December 26, 2013

USA issues new travel warning for Honduras

On Christmas Eve, the US State Department issued a new travel warning for US citizens traveling to Honduras. Though the warning states that "tens of thousands of U.S. citizens visit Honduras each year for study, tourism, business, and volunteer work without incident", it goes on to state this:

"The vast majority of serious crimes in Honduras, including those against U.S. citizens, are never solved; of the 50 murders committed against U.S. citizens since 2008, police have only solved two. Members of the Honduran National Police are known to engage in criminal activity, including murder and car theft. The Government of Honduras lacks sufficient resources to properly investigate and prosecute cases, and police often lack vehicles or fuel to respond to calls for assistance. In practice, this means police may take hours to arrive at the scene of a violent crime, or may not respond at all. As a result, criminals operate with a high degree of impunity throughout Honduras. The Honduran government is in the early stages of substantial reforms to its criminal justice institutions."
Apparently the Embassy does not agree with President Lobo's assessment that homicide has decreased tremendously in Honduras this year. If there really had been a reduction, the Secretary of Security would provide the data to the Observatorio Nacional de la Violencia (ONV), an independent academic research institution based out of Honduras’ national university and supported by the UN. ONV has been charged with providing Honduras' official crime statistics for many years and has always worked with the police and media to generate the statistics – until Arturo Corrales became Secretary of Security. Recently, the director of the ONV denounced that based on Secretary Corrales' orders, police have refused to provide any crime information since June 2013. The State Department chose to include ONV's estimate of an increase in 2013 homicides in their warning rather than President Lobo's verbal assurance of a big reduction.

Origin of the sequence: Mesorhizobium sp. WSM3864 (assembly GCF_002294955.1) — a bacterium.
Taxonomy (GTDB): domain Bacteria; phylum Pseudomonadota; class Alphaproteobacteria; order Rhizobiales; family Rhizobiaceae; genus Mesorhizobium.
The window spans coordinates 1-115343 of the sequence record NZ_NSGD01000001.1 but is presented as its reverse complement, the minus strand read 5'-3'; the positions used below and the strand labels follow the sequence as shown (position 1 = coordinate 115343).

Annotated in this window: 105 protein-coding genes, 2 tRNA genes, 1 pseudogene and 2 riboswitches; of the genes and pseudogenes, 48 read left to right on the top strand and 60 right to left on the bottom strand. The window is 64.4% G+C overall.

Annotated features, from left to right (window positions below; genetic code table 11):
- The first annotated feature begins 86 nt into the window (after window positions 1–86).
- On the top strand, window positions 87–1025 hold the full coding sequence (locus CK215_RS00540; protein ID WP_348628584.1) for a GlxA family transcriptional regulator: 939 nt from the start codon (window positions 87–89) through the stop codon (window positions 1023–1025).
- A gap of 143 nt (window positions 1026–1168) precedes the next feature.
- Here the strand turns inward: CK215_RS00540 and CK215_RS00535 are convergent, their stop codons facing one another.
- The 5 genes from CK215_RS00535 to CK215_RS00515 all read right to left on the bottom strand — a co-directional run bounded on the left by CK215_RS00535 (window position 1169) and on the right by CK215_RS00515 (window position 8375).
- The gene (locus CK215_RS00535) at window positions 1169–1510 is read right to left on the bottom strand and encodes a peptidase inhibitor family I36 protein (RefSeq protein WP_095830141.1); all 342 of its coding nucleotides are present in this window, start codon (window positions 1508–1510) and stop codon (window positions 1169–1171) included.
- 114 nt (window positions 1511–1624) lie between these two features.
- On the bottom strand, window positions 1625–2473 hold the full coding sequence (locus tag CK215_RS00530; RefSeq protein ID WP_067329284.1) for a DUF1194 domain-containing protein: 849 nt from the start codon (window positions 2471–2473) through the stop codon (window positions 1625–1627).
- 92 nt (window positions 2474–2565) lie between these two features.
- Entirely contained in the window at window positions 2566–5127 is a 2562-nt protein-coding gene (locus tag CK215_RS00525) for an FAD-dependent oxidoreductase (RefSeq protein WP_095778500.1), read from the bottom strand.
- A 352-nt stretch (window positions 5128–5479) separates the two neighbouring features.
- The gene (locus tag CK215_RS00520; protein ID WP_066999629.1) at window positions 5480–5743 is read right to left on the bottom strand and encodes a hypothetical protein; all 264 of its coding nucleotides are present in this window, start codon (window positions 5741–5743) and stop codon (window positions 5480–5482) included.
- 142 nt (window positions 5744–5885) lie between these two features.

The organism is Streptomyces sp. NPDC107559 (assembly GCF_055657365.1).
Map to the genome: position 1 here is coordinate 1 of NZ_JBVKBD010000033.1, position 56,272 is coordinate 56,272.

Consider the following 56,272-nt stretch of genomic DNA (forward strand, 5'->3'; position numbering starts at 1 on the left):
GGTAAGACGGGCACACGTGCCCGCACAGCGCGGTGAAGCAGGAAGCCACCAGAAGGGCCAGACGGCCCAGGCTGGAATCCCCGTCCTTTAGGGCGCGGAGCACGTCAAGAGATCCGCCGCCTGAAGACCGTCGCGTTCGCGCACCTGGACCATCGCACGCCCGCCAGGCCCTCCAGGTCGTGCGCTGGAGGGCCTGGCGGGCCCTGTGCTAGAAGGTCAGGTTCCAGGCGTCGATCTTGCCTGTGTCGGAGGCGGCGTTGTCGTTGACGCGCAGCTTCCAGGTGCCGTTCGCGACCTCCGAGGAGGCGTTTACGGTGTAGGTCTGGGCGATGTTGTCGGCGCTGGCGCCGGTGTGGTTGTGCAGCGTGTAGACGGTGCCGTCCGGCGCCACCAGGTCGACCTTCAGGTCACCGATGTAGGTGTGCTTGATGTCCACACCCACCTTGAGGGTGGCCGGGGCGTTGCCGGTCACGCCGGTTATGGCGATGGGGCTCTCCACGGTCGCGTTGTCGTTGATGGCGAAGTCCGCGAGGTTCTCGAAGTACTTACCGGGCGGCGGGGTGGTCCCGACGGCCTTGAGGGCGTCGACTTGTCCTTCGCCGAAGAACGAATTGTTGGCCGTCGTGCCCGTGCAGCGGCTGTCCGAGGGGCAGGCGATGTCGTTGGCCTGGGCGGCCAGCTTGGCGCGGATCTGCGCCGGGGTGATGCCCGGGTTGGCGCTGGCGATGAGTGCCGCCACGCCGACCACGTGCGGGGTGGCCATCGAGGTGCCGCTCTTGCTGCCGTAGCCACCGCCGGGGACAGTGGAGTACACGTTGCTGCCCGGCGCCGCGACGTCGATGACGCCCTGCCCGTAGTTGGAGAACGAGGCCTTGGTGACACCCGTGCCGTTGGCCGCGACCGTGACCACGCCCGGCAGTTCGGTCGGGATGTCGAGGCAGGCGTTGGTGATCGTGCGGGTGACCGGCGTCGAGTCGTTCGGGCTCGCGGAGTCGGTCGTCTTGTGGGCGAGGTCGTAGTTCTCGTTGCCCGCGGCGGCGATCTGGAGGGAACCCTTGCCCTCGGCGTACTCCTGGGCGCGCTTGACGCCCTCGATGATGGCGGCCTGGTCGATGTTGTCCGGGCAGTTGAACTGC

Alianza para la Paz y la Justicia (Alliance for Peace and Justice, APJ) issued a public pronouncement (in Spanish) earlier this month condemning not only the failure of the government to purify the police department but also a condemnation of the Secretary in particular for his inability to reduce murder and violence as well as his lack of transparency and his refusal to provide data to ONV.

APJ demands reforms in the entire justice system, which they say have been obstructed to date. They say that the new president has an obligation to name a new Secretary of Security who is valiant, honest, and professionally capable of fomenting a policy of transparency, accountability, and an open-door policy for the media, civil society, academia, and citizens in general. APJ (Facebook page) is a coalition of civil society, NGOs, and religious organizations whose leading members are among the bravest people in Honduras. They literally risk their lives every day by speaking out against crime and corruption in the government and justice system. One of their member organizations (AJS) is the national representative for Transparency International and another, Transformemos Honduras, has worked with the Secretary of Education to develop numerous improvements in the education system as well reductions in corruption. APJ has my total respect.

The previous June 17th US State Department travel warning as well as a comparison with the November 2012 warning can be found here.

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